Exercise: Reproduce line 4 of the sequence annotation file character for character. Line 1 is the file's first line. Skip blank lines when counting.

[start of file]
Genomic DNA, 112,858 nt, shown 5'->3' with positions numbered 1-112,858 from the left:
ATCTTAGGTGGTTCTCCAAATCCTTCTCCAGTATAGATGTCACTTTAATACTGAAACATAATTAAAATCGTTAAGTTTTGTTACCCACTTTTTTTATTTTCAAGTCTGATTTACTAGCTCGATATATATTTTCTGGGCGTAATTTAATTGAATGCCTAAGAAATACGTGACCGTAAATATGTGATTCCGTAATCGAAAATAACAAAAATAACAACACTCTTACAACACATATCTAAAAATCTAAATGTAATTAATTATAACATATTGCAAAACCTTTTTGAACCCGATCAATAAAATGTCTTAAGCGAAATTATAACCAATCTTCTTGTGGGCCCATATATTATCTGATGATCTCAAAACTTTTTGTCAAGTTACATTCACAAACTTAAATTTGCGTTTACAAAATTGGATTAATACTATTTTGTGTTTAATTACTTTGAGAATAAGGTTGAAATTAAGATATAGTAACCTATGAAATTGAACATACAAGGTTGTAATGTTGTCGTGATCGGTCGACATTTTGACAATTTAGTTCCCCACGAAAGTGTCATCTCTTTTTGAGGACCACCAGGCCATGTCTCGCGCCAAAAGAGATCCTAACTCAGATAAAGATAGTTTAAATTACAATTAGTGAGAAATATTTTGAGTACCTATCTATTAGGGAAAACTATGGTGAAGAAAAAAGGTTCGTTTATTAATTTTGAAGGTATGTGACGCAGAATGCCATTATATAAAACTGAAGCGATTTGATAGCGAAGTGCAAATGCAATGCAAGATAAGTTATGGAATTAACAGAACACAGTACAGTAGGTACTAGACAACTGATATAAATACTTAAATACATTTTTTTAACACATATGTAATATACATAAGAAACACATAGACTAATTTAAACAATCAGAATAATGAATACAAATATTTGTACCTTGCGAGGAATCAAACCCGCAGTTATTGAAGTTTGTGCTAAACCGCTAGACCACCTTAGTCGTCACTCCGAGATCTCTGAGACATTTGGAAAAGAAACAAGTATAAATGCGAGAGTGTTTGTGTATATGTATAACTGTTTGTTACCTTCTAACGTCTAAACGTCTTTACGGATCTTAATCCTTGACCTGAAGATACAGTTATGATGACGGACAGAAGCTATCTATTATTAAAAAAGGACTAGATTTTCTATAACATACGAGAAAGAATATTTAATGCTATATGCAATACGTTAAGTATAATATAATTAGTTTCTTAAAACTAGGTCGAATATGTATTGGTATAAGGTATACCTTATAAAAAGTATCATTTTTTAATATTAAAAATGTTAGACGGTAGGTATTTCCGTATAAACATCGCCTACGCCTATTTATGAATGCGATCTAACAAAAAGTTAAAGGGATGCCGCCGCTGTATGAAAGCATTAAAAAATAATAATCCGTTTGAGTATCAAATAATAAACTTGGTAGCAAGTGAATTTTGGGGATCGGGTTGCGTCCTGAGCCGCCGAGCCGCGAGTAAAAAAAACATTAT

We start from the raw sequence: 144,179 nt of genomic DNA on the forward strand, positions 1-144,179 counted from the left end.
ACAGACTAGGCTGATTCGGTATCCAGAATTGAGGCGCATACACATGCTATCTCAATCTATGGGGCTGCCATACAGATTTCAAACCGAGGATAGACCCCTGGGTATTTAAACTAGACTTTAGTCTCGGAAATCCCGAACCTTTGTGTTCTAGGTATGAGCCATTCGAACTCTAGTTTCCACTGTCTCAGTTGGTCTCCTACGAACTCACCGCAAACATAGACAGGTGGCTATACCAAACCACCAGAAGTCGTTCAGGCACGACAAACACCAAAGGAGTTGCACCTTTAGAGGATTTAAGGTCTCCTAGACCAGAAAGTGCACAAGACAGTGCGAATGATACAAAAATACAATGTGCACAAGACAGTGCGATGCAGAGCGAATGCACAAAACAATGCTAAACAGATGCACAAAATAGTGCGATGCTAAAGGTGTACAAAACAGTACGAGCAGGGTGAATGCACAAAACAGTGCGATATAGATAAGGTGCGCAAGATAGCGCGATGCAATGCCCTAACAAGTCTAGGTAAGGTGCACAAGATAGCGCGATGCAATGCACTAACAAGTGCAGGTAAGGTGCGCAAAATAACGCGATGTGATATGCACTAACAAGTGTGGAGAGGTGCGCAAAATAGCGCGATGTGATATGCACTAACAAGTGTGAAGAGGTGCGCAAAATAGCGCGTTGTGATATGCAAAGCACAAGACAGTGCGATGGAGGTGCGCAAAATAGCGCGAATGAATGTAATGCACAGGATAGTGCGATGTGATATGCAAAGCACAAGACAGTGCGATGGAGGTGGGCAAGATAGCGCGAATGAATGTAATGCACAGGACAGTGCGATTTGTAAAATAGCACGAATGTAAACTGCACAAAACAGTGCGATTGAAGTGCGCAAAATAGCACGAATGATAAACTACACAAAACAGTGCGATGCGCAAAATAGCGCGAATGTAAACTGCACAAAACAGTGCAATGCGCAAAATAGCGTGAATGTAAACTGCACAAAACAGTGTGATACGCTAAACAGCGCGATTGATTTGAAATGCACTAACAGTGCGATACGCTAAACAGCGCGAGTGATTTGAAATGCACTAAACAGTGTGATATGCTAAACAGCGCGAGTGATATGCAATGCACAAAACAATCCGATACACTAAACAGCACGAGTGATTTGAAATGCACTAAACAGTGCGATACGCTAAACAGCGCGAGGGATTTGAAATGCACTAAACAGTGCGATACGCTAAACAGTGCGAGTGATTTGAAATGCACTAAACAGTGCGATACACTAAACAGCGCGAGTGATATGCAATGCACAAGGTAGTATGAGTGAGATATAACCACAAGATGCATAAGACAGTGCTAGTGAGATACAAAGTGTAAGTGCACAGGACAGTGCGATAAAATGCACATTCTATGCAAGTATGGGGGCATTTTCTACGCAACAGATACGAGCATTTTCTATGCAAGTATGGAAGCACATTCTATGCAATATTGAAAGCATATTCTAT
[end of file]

ACAGACTAGGCTGATTCGGTATCCAGAATTGAGGCGCATACACATGCTATCTCAATCTATGGGGCTGCCATACAGATTTCAAACCGAGGATAGACCCCTGGGTATTTAAACTAGACTTTAGTCTCGGAAATCCCGAACCTTTGTGTTCTAGGTATGAGCCATTCGAACTCTAGTTTCCACTGTCTCAGTTGGTCTCCTACGAACTCACCGCAAACATAGACAGGTGGCTATACCAAACCACCAGAAGTCGTTCAGGCACGACAAACACCAAAGGAGTTGCACCTTTAGAGGATTTAAGGTCTCCTAGACCAGAAAGTGCACAAGACAGTGCGAATGATACAAAAATACAATGTGCACAAGACAGTGCGATGCAGAGCGAATGCACAAAACAATGCTAAACAGATGCACAAAATAGTGCGATGCTAAAGGTGTACAAAACAGTACGAGCAGGGTGAATGCACAAAACAGTGCGATATAGATAAGGTGCGCAAGATAGCGCGATGCAATGCCCTAACAAGTCTAGGTAAGGTGCACAAGATAGCGCGATGCAATGCACTAACAAGTGCAGGTAAGGTGCGCAAAATAACGCGATGTGATATGCACTAACAAGTGTGGAGAGGTGCGCAAAATAGCGCGATGTGATATGCACTAACAAGTGTGAAGAGGTGCGCAAAATAGCGCGTTGTGATATGCAAAGCACAAGACAGTGCGATGGAGGTGCGCAAAATAGCGCGAATGAATGTAATGCACAGGATAGTGCGATGTGATATGCAAAGCACAAGACAGTGCGATGGAGGTGGGCAAGATAGCGCGAATGAATGTAATGCACAGGACAGTGCGATTTGTAAAATAGCACGAATGTAAACTGCACAAAACAGTGCGATTGAAGTGCGCAAAATAGCACGAATGATAAACTACACAAAACAGTGCGATGCGCAAAATAGCGCGAATGTAAACTGCACAAAACAGTGCAATGCGCAAAATAGCGTGAATGTAAACTGCACAAAACAGTGTGATACGCTAAACAGCGCGATTGATTTGAAATGCACTAACAGTGCGATACGCTAAACAGCGCGAGTGATTTGAAATGCACTAAACAGTGTGATATGCTAAACAGCGCGAGTGATATGCAATGCACAAAACAATCCGATACACTAAACAGCACGAGTGATTTGAAATGCACTAAACAGTGCGATACGCTAAACAGCGCGAGGGATTTGAAATGCACTAAACAGTGCGATACGCTAAACAGTGCGAGTGATTTGAAATGCACTAAACAGTGCGATACACTAAACAGCGCGAGTGATATGCAATGCACAAGGTAGTATGAGTGAGATATAACCACAAGATGCATAAGACAGTGCTAGTGAGATACAAAGTGTAAGTGCACAGGACAGTGCGATAAAATGCACATTCTATGCAAGTATGGGGGCATTTTCTACGCAACAGATACGAGCATTTTCTATGCAAGTATGGAAGCACATTCTATGCAATATTGAAAGCATATTCTAT